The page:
Unlike monetary policy decisions, which usually attract much media attention, the implementation of monetary policy is actively followed by only a relatively small number of professionals. As the practical implementation of monetary policy decisions is an important link in the monetary policy chain, we at the ECB lend much weight to the ways in which this is done. Let me be more precise about this link.
The banking system needs liquidity from the central bank. These liquidity needs are for a large part exogenous to the banking system and arise from banknotes in circulation, government deposits with the Eurosystem and requirements for minimum reserves that, according to our regulations, the credit institutions have to deposit with the Eurosystem central banks. Given its monopoly to supply liquidity to the banking system, the ECB exerts a dominant influence on the conditions in the money market and can thereby steer money market interest rates. When the monetary policy strategy gives guidance on which money market interest rate level is required to maintain price stability over the medium term, the operational framework of the Eurosystem, and the way in which it is used, determine how this interest rate level is achieved.
The main monetary policy signal is given by the Governing Council, when it decides on the interest rate level in the Eurosystem's weekly liquidity tenders. Weekly tenders are conducted as variable rate tenders with a minimum bid rate and they are the main channel for managing the liquidity conditions in the money market. At the same time, the Governing Council decides on the interest rates on the so-called standing facilities. These rates are the marginal lending rate at which the credit institutions can borrow unlimited amounts from the Eurosystem on a daily basis against collateral, and the deposit rate at which the credit institutions can deposit unlimited amounts with the Eurosystem on a daily basis. The standing facilities guarantee the flexibility of the liquidity supply in case of unexpected developments, and the marginal lending rate and deposit rate form the corridor within which the shortest money market interest rates fluctuate. Currently, this corridor is ±1 percentage point around the minimum bid rate of 3.25%. If there are unexpected liquidity fluctuations, the ECB can intervene promptly using fine-tuning operations to provide or absorb liquidity at any time between the regular tender operations, thus preventing excessive volatility in the overnight and short-term money market rates.
As I said earlier, the Executive Board of the ECB makes decisions on the implementation of monetary policy in accordance with the decisions made and guidelines laid down by the Governing Council. In practice, this means inter alia that the decisions on allotment volumes in the weekly tenders to the euro area as a whole are prepared by the ECB's liquidity management function and taken by the Executive Board. The management of liquidity conditions in the money market requires continuous real-time monitoring, a great degree of precision and promptness, and the continuous involvement of all the central banks of the Eurosystem. The actual execution of tenders takes place through the national central banks.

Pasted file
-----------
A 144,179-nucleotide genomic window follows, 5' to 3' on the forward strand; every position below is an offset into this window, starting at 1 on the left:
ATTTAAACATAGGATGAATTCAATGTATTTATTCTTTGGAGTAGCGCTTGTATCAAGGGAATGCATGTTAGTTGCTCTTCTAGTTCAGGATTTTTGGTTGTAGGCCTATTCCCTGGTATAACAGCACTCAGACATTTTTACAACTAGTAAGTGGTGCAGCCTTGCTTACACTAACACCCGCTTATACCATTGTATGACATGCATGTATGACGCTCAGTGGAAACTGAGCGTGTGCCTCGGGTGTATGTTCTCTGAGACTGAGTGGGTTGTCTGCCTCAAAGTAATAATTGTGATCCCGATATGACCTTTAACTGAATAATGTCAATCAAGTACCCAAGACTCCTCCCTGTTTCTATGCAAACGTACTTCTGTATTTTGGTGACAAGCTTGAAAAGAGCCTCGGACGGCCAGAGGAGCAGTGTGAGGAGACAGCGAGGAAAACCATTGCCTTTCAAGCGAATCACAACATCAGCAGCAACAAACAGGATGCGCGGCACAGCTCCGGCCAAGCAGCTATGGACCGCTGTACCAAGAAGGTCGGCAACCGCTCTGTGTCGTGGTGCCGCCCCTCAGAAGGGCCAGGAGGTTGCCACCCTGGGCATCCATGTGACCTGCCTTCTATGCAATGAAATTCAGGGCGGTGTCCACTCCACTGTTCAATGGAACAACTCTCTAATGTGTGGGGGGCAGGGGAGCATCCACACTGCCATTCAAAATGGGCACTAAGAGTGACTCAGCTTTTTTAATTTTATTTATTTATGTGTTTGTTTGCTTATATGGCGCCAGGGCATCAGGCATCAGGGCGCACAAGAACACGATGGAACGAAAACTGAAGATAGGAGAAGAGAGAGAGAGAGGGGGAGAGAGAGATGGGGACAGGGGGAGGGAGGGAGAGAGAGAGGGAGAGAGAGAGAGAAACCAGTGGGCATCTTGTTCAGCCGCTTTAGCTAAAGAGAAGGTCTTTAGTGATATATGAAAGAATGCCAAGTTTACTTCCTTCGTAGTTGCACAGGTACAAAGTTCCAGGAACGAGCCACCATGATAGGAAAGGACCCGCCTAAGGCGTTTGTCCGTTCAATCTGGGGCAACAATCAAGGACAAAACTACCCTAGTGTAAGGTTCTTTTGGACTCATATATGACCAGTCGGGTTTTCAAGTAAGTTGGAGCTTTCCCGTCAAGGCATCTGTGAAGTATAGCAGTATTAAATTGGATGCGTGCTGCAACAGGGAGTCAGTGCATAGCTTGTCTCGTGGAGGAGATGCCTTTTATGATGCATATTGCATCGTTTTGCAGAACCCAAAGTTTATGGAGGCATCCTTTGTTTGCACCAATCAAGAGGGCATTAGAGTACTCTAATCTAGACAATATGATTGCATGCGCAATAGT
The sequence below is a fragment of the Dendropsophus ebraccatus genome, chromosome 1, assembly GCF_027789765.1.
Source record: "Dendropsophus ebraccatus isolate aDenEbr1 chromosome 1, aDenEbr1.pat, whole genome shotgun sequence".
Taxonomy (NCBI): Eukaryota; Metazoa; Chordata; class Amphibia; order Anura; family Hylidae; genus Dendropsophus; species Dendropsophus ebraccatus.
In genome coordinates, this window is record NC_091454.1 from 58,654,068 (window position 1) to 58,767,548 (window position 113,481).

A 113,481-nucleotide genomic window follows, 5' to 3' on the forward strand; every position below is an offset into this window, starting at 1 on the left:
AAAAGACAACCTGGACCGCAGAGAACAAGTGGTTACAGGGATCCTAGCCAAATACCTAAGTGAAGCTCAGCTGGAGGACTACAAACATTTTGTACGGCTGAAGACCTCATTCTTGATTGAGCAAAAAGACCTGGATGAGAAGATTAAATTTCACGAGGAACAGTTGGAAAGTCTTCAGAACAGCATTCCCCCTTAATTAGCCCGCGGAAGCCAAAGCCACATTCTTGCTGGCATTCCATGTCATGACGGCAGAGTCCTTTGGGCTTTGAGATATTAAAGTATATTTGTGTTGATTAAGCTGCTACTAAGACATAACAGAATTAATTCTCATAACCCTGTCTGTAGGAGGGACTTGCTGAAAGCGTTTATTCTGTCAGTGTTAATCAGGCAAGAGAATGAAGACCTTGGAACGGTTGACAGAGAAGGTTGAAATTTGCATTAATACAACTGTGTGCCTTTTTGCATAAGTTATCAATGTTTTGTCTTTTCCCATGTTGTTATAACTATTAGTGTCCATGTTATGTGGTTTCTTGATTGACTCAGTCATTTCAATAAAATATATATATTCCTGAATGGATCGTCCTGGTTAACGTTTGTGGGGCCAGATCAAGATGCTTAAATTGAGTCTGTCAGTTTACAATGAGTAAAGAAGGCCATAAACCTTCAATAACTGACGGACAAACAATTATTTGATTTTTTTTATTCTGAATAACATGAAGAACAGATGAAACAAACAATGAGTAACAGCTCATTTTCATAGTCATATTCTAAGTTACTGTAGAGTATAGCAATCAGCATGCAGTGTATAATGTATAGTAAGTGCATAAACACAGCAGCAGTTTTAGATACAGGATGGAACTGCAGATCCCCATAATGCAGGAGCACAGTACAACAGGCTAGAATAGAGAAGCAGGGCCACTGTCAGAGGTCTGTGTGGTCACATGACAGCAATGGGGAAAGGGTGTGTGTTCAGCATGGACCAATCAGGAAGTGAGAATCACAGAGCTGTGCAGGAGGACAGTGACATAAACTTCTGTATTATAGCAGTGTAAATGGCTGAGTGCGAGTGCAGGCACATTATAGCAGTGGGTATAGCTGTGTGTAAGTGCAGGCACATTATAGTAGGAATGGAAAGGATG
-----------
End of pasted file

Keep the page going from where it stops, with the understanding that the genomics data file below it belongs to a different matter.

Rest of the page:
I would like to stress that the Eurosystem's operational framework is, indeed, very market-oriented. This is reflected in the facts that the Eurosystem pays interest on required minimum reserves, relies heavily on auction procedures in supplying liquidity and accepts a wide range of assets, both public and private, as collateral in its monetary policy operations. We can also say that our operational framework is efficient and has been used in an efficient way. In spite of some problems in forecasting the liquidity effects of the government deposits with some participating national central banks and lately of the banknotes and coins in circulation caused by the euro cash changeover, we have been able to assess the liquidity needs rather accurately and thus to allot appropriate amounts of liquidity in the weekly tenders. Developments in the overnight rate have been stable, more stable than in almost any other money market in the world. We have resorted to fine-tuning operations only six times in over more than three years.